We lived far from East Texas, but it was still home for me. In Livingston you were loved, family was close, and the food nourished your body and your soul. I never lived in East Texas, but East Texas lives in me. I cannot escape it. I will never forget it. No matter where I go or what I do, I always remember the summer nights and the laughter of the women shelling peas. I remember my people. I remember who I am and who I long to be.

So many of us have lost our sense of home over the years. Others never had a home to speak of. And that is why I say that we have journeyed long and far to be here together tonight. For those of us who are Christians, the bread and wine are symbols of something old and rich and meaningful. The bread nourishes more than our bodies, and the wine loosens more than our tongues. This meal is a celebration of the redemption we have always hoped for, always sought, and desperately needed to find. We consider ourselves to be a family in this faith.

Those of you who are not a part of our spiritual tradition are nonetheless welcome at these tables. The bread is freshly baked. The wine is rich and heady. As you share in this meal that means so much to us, perhaps you will tell us of your own journey to find meaning and to find your place in the world.

Laugh and talk and drink and be loved. Feel at home here, for the food is good and you are among friends. Eat as much as you want. Stay as long as you like. I’ll turn out the lights when everyone is gone.

That’s all.

Then I would step down and you would not hear from me again, nor would you be able to find me. If you looked for me at the microphone stand, all you would find is a hat and a denim clerical shirt folded neatly and laid over the back of a chair. I would be gone, lost among the tables, just one of the children, just another son in this human family.

The laughing and the noise would go on into the wee hours of the morning. Slowly people would leave their new friendships and make their way to the doors. All would be comforted to have found that kindred hearts are all around us. How sad it is that we haven’t taken the time to get to know each other.

Then, when no one was left and all you could hear were the crickets, one small man would turn out the lights, lock the door, and walk alone into the parking lot. He would turn his face toward his beloved stars, wipe the tears from his eyes, and say, “We did this; and we remembered You.”


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  • scottpresnall

    Good stuff, Gordon. Thanks for reposting.

  • Rachel

    Hi Gordon

    I was an avid reader of RLP and still enjoy your various posts. Tonight I discovered a little connection: my two children (now aged 15 and 18) were born in Livingston (Scotland), just west of Edinburgh. We go back to Scotland alot, although Livingston is no great shakes.

    I think that strangely there can be a connection via the telephone which is sometimes closer than face to face. Partly because it is almost always one to one, but also it encourages in-depth conversation. I saw this with my grandmother who was in her 90s. She was so frail that when we met (she lived hundreds of miles away) she was exhausted by the excitement of seeing me and the children, so we could only stay a few minutes. On the phone we could have extended chats without the stress and excitement of it all being too much.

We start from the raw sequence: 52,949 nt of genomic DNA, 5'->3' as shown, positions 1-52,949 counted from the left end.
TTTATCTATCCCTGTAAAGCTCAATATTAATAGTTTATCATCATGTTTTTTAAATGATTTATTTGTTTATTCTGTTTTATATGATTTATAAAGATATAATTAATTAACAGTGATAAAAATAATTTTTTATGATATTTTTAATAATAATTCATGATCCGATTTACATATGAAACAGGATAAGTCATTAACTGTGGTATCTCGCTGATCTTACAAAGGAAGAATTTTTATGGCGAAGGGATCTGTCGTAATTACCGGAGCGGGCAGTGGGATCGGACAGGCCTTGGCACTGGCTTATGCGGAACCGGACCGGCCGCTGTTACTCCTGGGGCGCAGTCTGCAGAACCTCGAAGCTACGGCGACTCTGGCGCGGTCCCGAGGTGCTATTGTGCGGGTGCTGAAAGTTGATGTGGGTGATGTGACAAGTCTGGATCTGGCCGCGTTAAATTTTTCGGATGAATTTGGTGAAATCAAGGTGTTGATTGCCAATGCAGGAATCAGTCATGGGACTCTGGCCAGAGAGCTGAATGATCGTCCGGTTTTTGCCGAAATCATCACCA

My conversations with my dad, now in his 80s are also better on the phone – face to face there are lots of distractions. Over the phone there are fewer layers between us. Even though I love being able to hug him in person, then our conversations are a bit more careful and measured. Maybe other people have a different experience. I hope you keep writing. I feel I know you although we have of course never met. The thing is that my reading of your writing doesn’t work like a conversation, because you don’t get much back from your readers, and I feel I get the better deal!



  • bart tolli

    Hey, Gordon, I posted a comment a couple of days ago, just wondered if it made it through, no biggie, will be checking in and hope to connect with you again. A fallow field will find God’s purpose. I am also a working man, a spiritual being, a sentient and sensual member of this sweet and crazy world. I would suggest that those who have similar feelings for others would share their perceptions for we are all just pilgrims on the path.

    • Gordon Atkinson

      I’m not aware of any comments that didn’t make it through. What was the comment about? Send email via the contact form if you need to.

  • Lori Zenobia

    I love this… makes me homesick for my early childhood home and cream peas and food that didn’t come from a store. More importantly, family. Family that were left behind when my parents yanked up the roots and moved south. Much too far for a child to travel. Yet, and even still, those memories of my childhood are so close I can smell them and touch them.
    All are welcome at the table, and all are family here now.

  • Dr. Whom

    Thank you. I’m here via a friend-whom-I’ve-known-for-years-but-never-face-to-face’s blog post; his wife was from E.Tex. and the part about cream peas got to him. I’ve never been in East Texas and I’ve never heard of cream peas, but the family roots are real. And the bread and wine are symbols of something old and rich and meaningful for me and my people as well. This is good.


  • pat davis

    I read on of your essays on prayer several years ago and I have misplaced it. In it I remember your saying among other things, that you prayed because Jesus prayed and because it made you feel better; that you prayed for a young lady with breast cancer and she died. Do you recall it?

  • Robert C Deming

    I’ll bring the beer.